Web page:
As shopping has shifted from conventional stores to online marketplaces, many retail workers have been left in the cold, but Ms. Gaugler is coming out ahead. Sellers like Zulily, Amazon and Walmart are competing to get goods to the buyer’s doorstep as quickly as possible, giving rise to a constellation of vast warehouses that have fueled a boom for workers without college degrees and breathed new life into pockets of the country that had fallen economically behind.
Warehouses have produced hundreds of thousands of jobs since the recovery began in 2010, adding workers at four times the rate of overall job growth. A significant chunk of that growth has occurred outside large metropolitan areas, in counties that had relatively little of the picking-and-packing work until recently.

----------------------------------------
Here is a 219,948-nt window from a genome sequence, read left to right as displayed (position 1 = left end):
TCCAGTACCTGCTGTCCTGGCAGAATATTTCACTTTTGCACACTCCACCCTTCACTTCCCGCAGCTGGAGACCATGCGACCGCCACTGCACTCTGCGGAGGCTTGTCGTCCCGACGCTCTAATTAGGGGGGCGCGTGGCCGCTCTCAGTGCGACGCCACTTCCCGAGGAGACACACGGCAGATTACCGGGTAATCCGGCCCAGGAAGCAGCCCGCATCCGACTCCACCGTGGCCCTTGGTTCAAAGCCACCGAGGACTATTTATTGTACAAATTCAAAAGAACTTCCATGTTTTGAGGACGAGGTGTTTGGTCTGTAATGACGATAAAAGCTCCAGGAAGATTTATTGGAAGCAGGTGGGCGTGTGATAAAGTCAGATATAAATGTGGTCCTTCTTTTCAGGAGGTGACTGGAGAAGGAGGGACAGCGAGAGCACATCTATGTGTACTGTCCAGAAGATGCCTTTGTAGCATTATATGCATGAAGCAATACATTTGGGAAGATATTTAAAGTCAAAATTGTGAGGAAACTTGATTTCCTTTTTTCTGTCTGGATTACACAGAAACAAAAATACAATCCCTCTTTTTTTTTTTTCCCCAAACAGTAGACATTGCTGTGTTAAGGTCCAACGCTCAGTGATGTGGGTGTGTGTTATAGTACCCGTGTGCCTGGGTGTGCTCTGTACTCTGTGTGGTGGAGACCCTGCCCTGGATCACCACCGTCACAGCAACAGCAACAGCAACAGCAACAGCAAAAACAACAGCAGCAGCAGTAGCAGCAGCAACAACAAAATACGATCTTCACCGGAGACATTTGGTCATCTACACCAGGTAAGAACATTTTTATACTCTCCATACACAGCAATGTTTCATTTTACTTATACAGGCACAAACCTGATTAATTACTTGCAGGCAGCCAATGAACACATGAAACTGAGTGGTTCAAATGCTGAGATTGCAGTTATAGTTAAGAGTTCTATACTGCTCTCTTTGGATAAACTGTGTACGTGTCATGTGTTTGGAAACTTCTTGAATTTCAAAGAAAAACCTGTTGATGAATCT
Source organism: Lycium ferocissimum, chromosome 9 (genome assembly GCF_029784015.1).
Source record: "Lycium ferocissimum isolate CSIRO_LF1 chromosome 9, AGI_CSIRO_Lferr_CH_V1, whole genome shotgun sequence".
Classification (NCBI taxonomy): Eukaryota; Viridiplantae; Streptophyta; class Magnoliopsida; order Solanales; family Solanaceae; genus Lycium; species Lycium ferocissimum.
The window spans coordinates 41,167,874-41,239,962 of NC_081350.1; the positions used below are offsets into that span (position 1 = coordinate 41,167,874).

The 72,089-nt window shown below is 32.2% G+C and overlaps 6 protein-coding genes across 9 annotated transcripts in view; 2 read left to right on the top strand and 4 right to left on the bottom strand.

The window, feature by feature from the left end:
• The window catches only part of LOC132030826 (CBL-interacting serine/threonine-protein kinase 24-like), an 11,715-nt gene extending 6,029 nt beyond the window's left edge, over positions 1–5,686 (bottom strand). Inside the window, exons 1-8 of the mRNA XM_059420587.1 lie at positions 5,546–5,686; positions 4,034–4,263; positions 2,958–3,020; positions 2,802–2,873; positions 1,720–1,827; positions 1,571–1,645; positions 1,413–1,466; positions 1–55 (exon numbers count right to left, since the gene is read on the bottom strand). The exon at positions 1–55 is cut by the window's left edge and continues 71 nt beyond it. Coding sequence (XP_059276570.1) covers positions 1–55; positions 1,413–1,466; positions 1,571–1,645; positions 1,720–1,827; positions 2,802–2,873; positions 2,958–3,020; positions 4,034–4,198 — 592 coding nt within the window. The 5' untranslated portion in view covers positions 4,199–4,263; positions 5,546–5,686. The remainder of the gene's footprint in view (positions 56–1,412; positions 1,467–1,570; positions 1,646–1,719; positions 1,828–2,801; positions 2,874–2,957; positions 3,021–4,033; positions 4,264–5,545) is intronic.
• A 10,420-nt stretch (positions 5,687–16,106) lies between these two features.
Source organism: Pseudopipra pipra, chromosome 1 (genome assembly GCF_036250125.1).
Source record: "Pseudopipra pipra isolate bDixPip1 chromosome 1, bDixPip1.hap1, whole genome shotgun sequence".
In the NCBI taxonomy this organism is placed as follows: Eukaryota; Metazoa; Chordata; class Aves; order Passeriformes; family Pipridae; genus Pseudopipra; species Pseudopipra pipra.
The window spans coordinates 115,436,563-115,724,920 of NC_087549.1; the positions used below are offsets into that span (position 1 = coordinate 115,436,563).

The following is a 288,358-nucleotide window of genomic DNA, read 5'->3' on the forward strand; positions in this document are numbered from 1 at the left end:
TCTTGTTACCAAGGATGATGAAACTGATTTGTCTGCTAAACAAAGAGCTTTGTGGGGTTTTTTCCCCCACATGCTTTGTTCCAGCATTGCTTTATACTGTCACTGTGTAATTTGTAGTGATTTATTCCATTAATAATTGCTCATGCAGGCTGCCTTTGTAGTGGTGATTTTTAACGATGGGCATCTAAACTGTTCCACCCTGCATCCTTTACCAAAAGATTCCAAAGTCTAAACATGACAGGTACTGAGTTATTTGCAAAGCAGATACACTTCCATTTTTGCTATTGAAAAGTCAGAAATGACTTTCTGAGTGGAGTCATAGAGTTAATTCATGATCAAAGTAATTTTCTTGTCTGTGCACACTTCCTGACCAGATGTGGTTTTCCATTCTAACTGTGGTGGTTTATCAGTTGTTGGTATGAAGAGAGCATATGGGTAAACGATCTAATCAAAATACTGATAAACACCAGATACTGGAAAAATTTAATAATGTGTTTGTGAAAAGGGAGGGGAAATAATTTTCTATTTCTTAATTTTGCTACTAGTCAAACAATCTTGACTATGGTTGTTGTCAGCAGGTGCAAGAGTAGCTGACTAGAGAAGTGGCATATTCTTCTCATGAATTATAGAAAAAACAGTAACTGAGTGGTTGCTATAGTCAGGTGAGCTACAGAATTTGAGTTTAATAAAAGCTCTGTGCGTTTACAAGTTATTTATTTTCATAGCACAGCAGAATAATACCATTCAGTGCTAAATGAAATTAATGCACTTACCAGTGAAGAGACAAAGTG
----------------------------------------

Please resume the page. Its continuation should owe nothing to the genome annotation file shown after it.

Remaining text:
“We are at the very beginning of a rather large transformation, and the humble warehouse is the leading edge of this,” said Michael Mandel, chief economic strategist at the Progressive Policy Institute in Washington. “These fulfillment center jobs are not being created in the tech hubs that were growing before. We’ve broadened the winner’s circle.”
Video of an Amazon fulfillment center near my hometown